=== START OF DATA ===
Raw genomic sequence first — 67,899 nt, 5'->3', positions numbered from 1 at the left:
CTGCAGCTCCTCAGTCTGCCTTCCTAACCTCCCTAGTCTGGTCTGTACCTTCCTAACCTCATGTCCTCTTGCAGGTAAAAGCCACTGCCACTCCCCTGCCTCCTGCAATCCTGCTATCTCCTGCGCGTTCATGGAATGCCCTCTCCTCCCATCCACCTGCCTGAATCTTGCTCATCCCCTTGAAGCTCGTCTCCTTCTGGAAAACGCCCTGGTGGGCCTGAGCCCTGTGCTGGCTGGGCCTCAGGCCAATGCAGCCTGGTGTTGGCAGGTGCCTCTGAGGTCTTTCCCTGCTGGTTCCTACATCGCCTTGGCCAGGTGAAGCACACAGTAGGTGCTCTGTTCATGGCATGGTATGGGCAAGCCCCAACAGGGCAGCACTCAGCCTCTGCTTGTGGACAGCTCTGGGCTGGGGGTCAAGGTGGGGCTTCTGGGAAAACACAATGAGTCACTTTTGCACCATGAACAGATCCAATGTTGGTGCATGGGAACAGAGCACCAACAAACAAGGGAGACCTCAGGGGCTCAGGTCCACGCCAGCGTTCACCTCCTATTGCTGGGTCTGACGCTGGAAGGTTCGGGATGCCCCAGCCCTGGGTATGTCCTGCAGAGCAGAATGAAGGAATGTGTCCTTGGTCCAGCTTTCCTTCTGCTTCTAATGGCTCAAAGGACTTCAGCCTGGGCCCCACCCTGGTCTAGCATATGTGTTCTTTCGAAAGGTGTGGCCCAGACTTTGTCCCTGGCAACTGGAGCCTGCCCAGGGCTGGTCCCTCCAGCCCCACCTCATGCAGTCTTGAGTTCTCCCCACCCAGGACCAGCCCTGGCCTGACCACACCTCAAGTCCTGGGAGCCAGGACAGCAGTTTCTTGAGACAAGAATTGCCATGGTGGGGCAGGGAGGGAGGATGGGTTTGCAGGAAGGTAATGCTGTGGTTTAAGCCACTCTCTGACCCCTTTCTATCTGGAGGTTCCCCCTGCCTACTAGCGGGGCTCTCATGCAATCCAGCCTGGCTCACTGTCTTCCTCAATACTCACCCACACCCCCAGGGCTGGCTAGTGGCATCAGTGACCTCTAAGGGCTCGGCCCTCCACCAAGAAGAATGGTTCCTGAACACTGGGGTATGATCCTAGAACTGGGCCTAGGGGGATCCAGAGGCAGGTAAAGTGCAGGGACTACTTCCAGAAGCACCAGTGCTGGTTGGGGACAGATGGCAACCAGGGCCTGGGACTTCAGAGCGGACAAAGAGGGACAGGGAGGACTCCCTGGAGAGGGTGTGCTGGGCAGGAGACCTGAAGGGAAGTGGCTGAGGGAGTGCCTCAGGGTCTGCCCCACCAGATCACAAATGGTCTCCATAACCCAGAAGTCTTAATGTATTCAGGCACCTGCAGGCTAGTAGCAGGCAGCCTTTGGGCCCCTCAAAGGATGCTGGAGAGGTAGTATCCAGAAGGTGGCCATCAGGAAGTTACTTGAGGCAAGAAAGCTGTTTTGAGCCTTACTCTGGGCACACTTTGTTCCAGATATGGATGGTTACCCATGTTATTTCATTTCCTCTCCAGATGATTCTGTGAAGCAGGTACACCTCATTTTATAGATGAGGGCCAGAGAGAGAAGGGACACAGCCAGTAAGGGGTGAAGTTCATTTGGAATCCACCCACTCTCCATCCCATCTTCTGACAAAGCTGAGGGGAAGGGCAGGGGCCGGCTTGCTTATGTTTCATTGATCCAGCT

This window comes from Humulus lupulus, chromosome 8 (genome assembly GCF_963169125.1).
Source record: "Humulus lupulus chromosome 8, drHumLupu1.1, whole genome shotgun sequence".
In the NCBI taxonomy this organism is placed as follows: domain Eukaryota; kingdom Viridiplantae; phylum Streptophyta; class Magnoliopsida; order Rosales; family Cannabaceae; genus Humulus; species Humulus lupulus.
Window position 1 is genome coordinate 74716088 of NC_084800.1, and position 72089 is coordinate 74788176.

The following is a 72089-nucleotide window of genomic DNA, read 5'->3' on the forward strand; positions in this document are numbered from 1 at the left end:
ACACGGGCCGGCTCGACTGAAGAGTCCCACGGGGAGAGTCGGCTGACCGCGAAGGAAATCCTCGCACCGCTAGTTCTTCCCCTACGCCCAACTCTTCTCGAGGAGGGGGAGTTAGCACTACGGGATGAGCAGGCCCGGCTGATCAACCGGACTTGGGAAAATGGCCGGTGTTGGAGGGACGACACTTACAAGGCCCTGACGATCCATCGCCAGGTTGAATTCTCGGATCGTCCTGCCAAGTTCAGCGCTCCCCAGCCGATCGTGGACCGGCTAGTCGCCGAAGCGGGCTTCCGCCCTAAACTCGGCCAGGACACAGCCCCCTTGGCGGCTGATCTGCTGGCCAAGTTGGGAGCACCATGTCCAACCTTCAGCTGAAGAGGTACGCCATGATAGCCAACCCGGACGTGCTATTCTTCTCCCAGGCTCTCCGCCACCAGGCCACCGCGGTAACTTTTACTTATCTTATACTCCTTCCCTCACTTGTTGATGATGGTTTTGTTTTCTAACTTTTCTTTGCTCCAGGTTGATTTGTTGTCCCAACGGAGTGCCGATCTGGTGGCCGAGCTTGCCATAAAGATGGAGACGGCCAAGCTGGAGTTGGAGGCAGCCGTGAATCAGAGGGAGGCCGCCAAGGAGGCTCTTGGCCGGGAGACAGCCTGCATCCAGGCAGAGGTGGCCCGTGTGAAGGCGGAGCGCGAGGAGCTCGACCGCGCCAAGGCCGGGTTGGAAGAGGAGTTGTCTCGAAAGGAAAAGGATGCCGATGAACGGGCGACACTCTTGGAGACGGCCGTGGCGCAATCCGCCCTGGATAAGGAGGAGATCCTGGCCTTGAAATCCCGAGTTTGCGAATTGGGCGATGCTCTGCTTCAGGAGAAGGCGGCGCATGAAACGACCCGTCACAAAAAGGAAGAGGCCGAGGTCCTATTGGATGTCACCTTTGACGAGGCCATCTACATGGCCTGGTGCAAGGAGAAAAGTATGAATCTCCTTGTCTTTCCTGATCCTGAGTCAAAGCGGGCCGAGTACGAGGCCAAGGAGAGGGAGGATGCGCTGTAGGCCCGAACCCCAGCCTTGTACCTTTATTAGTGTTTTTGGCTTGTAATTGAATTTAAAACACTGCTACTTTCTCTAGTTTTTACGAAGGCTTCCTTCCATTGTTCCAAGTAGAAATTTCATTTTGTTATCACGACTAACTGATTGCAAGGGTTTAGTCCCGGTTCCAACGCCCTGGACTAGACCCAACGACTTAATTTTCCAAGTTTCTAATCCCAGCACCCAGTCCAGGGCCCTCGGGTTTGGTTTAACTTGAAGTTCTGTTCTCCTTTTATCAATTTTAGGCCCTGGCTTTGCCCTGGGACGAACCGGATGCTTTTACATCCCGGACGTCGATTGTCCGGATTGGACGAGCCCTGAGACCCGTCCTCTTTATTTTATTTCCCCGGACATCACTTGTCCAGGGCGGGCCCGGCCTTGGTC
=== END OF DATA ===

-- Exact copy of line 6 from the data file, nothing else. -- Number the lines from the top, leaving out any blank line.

Window position 1 is genome coordinate 74716088 of NC_084800.1, and position 72089 is coordinate 74788176.